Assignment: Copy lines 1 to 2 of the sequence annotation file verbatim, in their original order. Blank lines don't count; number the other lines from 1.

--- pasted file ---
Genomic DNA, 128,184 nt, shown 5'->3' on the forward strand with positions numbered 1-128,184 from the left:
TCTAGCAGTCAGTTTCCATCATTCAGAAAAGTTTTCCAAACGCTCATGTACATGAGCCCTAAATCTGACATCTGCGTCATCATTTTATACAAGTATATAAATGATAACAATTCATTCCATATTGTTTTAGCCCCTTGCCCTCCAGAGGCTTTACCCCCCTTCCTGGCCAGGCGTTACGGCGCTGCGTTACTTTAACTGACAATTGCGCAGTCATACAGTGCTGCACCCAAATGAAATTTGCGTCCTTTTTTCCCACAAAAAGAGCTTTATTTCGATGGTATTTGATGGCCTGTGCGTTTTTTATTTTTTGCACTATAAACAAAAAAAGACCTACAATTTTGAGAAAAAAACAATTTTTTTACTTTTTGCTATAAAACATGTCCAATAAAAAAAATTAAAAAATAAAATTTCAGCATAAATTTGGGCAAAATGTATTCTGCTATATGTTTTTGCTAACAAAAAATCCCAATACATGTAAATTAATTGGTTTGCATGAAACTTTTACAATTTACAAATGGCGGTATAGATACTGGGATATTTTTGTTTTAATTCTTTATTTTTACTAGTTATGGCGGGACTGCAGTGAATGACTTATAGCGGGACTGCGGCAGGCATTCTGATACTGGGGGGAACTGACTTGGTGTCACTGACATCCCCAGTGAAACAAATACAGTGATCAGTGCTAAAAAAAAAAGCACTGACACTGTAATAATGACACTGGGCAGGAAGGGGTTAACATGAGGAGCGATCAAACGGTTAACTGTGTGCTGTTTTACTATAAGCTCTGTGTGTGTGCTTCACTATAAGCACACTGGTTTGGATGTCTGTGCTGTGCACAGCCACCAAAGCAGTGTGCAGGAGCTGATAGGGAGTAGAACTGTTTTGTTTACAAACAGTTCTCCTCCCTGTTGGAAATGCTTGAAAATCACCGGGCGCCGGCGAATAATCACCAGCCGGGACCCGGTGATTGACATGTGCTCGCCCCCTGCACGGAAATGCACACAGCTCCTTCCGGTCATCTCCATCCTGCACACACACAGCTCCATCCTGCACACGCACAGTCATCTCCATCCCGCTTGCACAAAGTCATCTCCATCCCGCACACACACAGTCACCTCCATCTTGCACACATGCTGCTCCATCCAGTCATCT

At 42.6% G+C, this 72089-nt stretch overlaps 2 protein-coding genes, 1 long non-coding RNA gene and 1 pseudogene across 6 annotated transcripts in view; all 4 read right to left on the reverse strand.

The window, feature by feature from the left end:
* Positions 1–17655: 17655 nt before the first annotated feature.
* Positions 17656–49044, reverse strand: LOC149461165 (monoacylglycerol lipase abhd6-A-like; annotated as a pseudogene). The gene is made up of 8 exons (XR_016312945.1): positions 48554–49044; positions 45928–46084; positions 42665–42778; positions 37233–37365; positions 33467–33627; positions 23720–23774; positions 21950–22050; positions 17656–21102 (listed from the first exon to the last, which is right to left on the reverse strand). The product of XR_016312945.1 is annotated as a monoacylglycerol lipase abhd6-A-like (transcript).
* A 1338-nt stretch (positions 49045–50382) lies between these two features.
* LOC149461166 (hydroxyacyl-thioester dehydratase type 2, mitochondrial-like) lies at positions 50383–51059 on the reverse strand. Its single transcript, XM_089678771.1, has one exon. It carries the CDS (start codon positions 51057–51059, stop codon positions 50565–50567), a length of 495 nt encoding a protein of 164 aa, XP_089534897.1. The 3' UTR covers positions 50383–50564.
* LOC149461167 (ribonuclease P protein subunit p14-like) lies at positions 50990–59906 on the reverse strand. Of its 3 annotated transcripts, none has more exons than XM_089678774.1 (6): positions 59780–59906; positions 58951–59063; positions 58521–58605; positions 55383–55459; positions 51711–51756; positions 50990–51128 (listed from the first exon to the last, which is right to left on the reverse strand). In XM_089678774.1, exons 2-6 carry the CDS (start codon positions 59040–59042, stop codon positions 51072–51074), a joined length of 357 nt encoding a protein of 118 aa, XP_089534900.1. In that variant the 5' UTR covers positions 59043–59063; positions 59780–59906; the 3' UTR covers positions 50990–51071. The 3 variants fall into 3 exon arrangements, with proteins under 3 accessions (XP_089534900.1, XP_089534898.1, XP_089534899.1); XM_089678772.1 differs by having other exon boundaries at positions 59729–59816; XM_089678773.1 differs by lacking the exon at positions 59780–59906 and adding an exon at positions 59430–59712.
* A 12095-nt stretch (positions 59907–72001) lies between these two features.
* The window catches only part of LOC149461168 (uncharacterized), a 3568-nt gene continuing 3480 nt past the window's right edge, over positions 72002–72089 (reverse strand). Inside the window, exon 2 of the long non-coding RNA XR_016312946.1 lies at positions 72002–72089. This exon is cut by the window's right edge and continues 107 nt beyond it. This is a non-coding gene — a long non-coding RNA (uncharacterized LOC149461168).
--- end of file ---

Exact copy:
Genomic DNA, 128,184 nt, shown 5'->3' on the forward strand with positions numbered 1-128,184 from the left:
TCTAGCAGTCAGTTTCCATCATTCAGAAAAGTTTTCCAAACGCTCATGTACATGAGCCCTAAATCTGACATCTGCGTCATCATTTTATACAAGTATATAAATGATAACAATTCATTCCATATTGTTTTAGCCCCTTGCCCTCCAGAGGCTTTACCCCCCTTCCTGGCCAGGCGTTACGGCGCTGCGTTACTTTAACTGACAATTGCGCAGTCATACAGTGCTGCACCCAAATGAAATTTGCGTCCTTTTTTCCCACAAAAAGAGCTTTATTTCGATGGTATTTGATGGCCTGTGCGTTTTTTATTTTTTGCACTATAAACAAAAAAAGACCTACAATTTTGAGAAAAAAACAATTTTTTTACTTTTTGCTATAAAACATGTCCAATAAAAAAAATTAAAAAATAAAATTTCAGCATAAATTTGGGCAAAATGTATTCTGCTATATGTTTTTGCTAACAAAAAATCCCAATACATGTAAATTAATTGGTTTGCATGAAACTTTTACAATTTACAAATGGCGGTATAGATACTGGGATATTTTTGTTTTAATTCTTTATTTTTACTAGTTATGGCGGGACTGCAGTGAATGACTTATAGCGGGACTGCGGCAGGCATTCTGATACTGGGGGGAACTGACTTGGTGTCACTGACATCCCCAGTGAAACAAATACAGTGATCAGTGCTAAAAAAAAAAGCACTGACACTGTAATAATGACACTGGGCAGGAAGGGGTTAACATGAGGAGCGATCAAACGGTTAACTGTGTGCTGTTTTACTATAAGCTCTGTGTGTGTGCTTCACTATAAGCACACTGGTTTGGATGTCTGTGCTGTGCACAGCCACCAAAGCAGTGTGCAGGAGCTGATAGGGAGTAGAACTGTTTTGTTTACAAACAGTTCTCCTCCCTGTTGGAAATGCTTGAAAATCACCGGGCGCCGGCGAATAATCACCAGCCGGGACCCGGTGATTGACATGTGCTCGCCCCCTGCACGGAAATGCACACAGCTCCTTCCGGTCATCTCCATCCTGCACACACACAGCTCCATCCTGCACACGCACAGTCATCTCCATCCCGCTTGCACAAAGTCATCTCCATCCCGCACACACACAGTCACCTCCATCTTGCACACATGCTGCTCCATCCAGTCATCT